Counselors welcomed kids to area summer camps Monday. Many of those counselors are high school and college students, who said they're lucky to have their jobs. As our Megan Cruz tells us, for the last couple years, the summer job outlook has been anything but sunny.
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GUILDERLAND, N.Y. -- Monday marked day one of summer camp at Camp Nassau in Guilderland. For first-time counselor Jeffrey Cooley, he's excited to dive right in.
"Extremely!" said Cooley. "I'm so glad I got this job. I love working at Camp Nassau. I love working - period. Any money for college is useful, even if this just covers my textbooks for next year, it'd be worth it."
Cooley just finished his freshman year at Western New England University in Massachusetts. He said he was worried he wouldn't get a job this summer, like a number of his friends.
"I had a friend apply to a Walgreens at his hometown in Connecticut to get his job back, but they had hired a guy who had recently been laid off at another pharmacy store because he had so much more experience at that store, so they laid my friend off," Cooley said.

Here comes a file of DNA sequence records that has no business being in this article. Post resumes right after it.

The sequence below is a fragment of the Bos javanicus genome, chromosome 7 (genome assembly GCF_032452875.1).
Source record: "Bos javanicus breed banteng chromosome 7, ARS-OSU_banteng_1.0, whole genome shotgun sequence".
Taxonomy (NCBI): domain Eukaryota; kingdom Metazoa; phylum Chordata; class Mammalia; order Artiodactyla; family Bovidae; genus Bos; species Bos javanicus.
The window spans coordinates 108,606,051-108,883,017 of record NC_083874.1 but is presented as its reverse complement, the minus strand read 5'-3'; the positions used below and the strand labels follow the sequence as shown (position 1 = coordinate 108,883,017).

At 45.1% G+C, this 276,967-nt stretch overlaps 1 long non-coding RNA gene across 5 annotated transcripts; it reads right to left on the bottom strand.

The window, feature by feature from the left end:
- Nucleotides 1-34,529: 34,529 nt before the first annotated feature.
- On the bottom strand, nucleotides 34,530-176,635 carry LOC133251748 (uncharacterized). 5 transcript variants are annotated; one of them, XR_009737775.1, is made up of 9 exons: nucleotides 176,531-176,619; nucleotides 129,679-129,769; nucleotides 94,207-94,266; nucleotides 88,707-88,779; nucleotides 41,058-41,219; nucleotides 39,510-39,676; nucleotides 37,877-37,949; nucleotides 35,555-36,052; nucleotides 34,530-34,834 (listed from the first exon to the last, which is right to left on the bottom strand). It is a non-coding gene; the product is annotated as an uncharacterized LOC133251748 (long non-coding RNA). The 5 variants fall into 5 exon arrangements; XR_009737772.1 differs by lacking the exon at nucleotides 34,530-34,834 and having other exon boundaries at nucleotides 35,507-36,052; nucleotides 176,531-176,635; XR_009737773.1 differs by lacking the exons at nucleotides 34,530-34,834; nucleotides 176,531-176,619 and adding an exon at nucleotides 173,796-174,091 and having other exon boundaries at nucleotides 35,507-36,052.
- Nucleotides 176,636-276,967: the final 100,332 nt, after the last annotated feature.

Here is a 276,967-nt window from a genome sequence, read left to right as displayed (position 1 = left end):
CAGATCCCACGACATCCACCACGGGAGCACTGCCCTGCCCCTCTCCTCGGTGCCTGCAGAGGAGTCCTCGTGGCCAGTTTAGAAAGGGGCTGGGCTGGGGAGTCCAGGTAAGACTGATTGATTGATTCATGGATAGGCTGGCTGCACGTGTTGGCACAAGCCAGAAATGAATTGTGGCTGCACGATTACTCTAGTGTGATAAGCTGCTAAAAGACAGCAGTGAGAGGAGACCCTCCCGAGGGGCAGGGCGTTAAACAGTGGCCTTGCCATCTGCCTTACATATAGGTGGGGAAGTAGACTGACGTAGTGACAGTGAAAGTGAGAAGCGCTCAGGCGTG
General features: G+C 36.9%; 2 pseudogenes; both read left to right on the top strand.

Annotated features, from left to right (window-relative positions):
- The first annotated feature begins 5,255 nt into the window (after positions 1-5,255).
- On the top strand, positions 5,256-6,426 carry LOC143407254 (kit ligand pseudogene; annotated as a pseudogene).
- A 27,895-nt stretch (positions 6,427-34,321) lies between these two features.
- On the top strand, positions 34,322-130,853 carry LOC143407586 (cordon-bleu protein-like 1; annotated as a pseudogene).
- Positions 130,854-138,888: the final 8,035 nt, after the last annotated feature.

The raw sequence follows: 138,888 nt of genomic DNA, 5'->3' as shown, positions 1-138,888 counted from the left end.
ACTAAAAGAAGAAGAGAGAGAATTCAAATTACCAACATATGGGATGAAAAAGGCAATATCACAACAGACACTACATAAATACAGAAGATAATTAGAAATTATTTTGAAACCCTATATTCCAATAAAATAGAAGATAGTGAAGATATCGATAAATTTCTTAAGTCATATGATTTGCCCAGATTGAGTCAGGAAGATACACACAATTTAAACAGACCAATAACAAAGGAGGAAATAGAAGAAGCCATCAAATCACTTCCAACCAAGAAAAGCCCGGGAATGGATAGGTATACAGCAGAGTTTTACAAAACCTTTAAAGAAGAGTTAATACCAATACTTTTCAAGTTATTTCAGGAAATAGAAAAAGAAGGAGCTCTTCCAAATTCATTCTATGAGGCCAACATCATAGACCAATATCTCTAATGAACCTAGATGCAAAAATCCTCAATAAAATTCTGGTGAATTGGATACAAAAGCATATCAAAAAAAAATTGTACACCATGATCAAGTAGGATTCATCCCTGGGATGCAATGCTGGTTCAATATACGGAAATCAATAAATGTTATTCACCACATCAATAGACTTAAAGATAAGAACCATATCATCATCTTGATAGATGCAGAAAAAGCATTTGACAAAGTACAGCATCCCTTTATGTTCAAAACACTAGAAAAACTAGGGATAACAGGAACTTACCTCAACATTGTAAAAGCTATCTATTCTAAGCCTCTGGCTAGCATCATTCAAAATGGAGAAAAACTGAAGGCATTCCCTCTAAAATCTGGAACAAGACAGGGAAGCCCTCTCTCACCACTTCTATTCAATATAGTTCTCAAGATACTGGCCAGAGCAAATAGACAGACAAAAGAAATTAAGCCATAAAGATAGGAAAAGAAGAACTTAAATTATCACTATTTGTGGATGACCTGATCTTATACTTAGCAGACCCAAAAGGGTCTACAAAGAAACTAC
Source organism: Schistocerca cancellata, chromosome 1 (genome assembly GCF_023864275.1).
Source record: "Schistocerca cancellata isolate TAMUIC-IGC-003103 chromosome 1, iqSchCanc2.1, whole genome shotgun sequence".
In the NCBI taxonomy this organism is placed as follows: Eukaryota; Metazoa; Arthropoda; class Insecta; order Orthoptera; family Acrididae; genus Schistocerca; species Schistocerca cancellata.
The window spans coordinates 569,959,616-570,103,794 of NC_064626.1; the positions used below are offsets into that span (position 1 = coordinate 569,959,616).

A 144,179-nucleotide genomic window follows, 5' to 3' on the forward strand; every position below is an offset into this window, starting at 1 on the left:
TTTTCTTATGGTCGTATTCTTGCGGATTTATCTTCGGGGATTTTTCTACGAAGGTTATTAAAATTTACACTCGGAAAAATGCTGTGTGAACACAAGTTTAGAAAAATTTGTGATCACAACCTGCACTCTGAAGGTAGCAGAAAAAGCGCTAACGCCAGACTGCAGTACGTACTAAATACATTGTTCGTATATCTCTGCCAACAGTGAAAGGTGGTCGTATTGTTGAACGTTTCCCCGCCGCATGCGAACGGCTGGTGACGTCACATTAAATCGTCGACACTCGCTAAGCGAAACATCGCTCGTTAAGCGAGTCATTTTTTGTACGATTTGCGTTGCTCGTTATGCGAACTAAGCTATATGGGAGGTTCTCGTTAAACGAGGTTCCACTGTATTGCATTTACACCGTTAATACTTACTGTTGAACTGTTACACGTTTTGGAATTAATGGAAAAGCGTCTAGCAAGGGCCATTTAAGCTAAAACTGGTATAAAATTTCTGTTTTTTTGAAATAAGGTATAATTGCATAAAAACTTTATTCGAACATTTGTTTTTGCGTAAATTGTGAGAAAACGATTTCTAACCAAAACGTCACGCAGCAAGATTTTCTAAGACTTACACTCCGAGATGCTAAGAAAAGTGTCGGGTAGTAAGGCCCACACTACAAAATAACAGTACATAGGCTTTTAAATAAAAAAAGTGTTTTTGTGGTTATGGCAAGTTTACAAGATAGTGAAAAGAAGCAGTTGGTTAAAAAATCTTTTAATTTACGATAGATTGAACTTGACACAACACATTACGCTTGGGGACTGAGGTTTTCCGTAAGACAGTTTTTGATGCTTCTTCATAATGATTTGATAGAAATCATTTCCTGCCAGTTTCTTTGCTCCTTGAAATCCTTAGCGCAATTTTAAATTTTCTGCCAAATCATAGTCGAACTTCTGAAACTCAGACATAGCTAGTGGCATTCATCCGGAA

According to the Department of Labor, it's been the growing trend these past several summers: a dwindling job market for high school and college students as the national unemployment rate has hovered at 8-9%. In April, the unemployment rate for 16 to 19 year olds was up to 25 percent.
Nassau's camp director says his 50 jobs were in high demand this summer.
"We had over 100 applications for those jobs," said Brian Robinson. He's the summer camp director for the Guilderland YMCA. "There was definitely a big pool, had a lot to chose from. Felt bad because we had a lot of good applicants but we couldn't bring them all back."
"Sports Authority, Olympia Sports, Dick's Sporting Goods," listed Cooley. Those were just a few of the places he considered if this camp job fell through. He hopes the grass is greener next year, given the importance of summer jobs for he and his peers.
"Those that get it now have work experience under their belts, strengthen their college resumes, and those that are already in college, they can look for internships and it just overall helps you out in the long run," Cooley said.